A senior adviser to Uber says he's confident the B.C. government will allow the ride-sharing service to operate in the province – which is why the company hasn't pushed its way in, as it has done in other jurisdictions.
Uber has launched in cities across Canada, often against the wishes of local governments, but has yet to enter British Columbia on a large scale.
Instead, despite briefly operating a limousine service in Vancouver in 2012, the company has heeded warnings to stay away as the province examines possible regulations.
"We're confident that there will be a solution here in partnership with the government that embraces ride sharing – we remain committed to that," said David Plouffe, a former campaign manager and special adviser to U.S. President Barack Obama who is now chief policy adviser at Uber.
"Our preference is that the government comes up with a solution that embraces ride sharing, and we're confident that they will. This isn't a problem for governments to solve. It's an opportunity to be seized."
But he said "the clock is ticking" on the issue given that about 200,000 British Columbians have downloaded the Uber app, signifying interest in the service.
Mr. Plouffe is to meet Wednesday with Premier Christy Clark, her office said, but he declined comment on what he would say to the Premier.
He said he was hoping for some policy decisions from the government before the Christmas holidays.
But TransLink Minister Peter Fassbender, who has a key role in the government's review of ride sharing in advance of any possible legislation, appeared to rule that out Tuesday.
At best, he said, the government might disclose a position on ride sharing by the end of the year after consultation with stakeholders.
"It will be in a form and with sufficient clarity that everyone will know what potential changes could be made," Mr. Fassbender said.
"It will be clear where government intends to go."
Uber has been pressuring the province to act, issuing an open letter calling for government action, holding information sessions for prospective drivers and inviting potential customers to sign petitions and voice their support on social media.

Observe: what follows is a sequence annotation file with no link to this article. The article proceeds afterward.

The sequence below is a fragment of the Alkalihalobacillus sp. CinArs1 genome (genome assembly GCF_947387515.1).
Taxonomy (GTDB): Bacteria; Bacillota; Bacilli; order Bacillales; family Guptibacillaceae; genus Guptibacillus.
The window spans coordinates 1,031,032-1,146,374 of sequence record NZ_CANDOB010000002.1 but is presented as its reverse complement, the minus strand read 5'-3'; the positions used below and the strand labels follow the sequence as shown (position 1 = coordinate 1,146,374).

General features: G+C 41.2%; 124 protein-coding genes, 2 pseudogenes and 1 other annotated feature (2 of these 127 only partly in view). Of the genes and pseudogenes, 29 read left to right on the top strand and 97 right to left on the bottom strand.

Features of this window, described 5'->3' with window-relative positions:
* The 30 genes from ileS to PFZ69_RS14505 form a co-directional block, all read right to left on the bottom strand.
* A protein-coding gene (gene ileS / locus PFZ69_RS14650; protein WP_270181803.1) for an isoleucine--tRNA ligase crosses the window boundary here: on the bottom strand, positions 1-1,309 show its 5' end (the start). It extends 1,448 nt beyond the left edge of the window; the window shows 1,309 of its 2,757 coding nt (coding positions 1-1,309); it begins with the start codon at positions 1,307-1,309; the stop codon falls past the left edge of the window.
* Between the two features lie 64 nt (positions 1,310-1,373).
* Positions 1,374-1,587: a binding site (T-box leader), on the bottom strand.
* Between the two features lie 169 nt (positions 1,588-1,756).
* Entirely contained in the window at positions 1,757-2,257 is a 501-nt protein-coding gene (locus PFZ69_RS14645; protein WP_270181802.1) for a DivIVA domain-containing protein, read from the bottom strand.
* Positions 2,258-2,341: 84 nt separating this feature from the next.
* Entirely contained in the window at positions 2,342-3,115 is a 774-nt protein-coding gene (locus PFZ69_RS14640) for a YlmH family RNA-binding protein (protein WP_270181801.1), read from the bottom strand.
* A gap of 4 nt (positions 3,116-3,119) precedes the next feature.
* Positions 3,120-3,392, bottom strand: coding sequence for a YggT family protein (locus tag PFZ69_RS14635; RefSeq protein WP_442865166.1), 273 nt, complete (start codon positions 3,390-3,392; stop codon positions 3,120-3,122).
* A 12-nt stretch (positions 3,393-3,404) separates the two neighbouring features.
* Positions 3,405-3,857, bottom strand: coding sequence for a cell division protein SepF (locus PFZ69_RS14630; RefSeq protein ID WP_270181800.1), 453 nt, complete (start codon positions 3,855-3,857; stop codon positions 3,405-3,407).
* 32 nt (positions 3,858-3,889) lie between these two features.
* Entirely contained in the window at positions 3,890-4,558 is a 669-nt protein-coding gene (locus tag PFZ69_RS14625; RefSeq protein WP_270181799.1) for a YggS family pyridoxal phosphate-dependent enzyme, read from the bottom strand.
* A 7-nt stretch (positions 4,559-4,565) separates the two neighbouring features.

Mr. Fassbender said the government won't be rushed by the company's campaign.
"They are very aggressive and very committed," he said.
"They have done a lot of things, run a lot of ads, tried every tool they could to try and force us to move faster than we were prepared to move. We resisted that pressure."
The government issued a report last month summing up consultations with stakeholders.
Mr. Fassbender said the intent is to honour the existing taxi industry, level the playing field between that industry and ride-sharing companies and protect the public interest.
Mr. Plouffe rejected the suggestion that Uber is overly zealous.
"I don't think we're pushy here. Whether it's Toronto, Ottawa, Edmonton or almost all of India, South America, people are enjoying ride sharing now. I think the urgency is there," he said.
"This debate has largely been settled in most parts of the world, including most parts of Canada."
He said Vancouver is the largest city on the continent without ride sharing.
He declined to say exactly how Uber would move into B.C. if given a green light, saying he did not want to give away business secrets.
However, he said it was clear where the demand is – both as a transit option and as a source of income for drivers.
"The outlying cities and towns are really an important part of the discussion because those folks have fewer transportation options to come into the city of Vancouver."